What do deer tracks tell you?
There's a fair amount to consider when you stumble upon tracks in the field. Knowing what the tracks can tell you before you find them is key to benefiting from the chance discovery.
Check the gait - a buck's tracks will be less organized, showing a prominent outward kick. Does and younger animals will leave tracks that go in a straight line.
What's the drag - small deer lift their hooves more completely on soft terrain, heavier deer, and bucks in particular, tend to drag their hooves, leaving clefts in the ground between tracks.
Size matters - bigger deer have bigger feet, and though size isn't the most reliable indicator, one set of exceptionally large tracks among a myriad of smaller tracks is a sure sign that a big buck is around.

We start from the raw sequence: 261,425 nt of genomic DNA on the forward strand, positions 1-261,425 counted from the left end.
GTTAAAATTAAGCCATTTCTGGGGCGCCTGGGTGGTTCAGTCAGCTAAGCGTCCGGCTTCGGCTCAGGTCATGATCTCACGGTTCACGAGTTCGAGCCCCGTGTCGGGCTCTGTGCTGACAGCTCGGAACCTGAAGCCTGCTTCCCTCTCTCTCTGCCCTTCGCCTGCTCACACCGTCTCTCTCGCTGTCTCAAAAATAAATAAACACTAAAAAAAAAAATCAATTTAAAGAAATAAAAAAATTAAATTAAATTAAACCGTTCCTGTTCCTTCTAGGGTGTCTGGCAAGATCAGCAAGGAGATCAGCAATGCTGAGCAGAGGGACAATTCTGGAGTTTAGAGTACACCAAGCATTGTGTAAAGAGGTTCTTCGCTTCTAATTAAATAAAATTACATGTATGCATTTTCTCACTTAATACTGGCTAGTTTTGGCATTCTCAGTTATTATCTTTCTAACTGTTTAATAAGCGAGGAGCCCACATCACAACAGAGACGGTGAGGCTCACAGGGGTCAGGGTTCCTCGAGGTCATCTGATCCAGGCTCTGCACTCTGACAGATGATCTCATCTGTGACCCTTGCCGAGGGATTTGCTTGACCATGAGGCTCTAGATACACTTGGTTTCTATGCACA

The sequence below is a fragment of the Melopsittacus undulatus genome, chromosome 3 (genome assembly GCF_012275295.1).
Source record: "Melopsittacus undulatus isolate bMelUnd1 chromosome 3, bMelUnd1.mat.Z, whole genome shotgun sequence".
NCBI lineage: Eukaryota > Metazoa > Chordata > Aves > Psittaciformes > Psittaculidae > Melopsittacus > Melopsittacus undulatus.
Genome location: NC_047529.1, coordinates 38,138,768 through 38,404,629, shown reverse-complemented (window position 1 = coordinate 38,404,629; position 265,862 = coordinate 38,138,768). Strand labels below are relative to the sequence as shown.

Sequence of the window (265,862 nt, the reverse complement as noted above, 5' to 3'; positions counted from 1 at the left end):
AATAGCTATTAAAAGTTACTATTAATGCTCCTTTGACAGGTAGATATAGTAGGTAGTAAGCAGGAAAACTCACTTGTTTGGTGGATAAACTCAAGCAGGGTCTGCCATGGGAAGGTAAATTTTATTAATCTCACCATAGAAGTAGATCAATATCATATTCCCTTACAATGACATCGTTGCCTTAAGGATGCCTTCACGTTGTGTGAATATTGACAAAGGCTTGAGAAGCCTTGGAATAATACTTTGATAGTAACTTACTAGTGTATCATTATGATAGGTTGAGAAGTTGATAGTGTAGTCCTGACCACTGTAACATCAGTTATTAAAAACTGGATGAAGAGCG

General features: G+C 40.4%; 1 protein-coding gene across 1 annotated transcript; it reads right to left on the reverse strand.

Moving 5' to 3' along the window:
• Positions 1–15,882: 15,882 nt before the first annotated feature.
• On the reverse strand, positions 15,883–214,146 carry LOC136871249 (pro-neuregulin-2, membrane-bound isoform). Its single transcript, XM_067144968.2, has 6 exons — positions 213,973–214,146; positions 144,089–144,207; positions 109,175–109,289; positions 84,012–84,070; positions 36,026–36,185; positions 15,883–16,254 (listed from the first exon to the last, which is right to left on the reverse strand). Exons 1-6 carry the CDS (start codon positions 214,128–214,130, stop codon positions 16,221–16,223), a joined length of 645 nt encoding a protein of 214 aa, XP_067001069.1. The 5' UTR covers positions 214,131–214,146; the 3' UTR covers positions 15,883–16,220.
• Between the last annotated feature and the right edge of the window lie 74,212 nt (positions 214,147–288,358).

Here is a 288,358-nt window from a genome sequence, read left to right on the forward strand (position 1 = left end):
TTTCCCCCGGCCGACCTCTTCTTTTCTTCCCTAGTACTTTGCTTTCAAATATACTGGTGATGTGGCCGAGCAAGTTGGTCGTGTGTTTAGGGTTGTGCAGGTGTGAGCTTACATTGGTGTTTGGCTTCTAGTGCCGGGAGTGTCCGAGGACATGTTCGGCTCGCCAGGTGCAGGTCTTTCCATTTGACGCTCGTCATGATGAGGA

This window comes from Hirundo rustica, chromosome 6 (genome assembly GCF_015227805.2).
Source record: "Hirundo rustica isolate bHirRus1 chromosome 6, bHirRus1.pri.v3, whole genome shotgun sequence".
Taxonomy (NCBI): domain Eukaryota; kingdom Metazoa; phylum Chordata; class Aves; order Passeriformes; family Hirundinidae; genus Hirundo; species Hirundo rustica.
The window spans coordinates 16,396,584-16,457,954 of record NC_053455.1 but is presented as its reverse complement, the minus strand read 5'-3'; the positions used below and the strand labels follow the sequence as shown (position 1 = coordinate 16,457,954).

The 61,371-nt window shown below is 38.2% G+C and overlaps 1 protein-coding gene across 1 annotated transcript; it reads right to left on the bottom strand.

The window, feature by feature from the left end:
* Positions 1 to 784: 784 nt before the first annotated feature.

How old is it - it's hard to tell how old tracks are in the field, but with a little experience, you will learn the difference between sharply-defined new tracks and their less-impressive older cousins.
How many sets - the big bucks like to run on their own, so when there's a single set of large tracks on their own, you're probably on to a winner.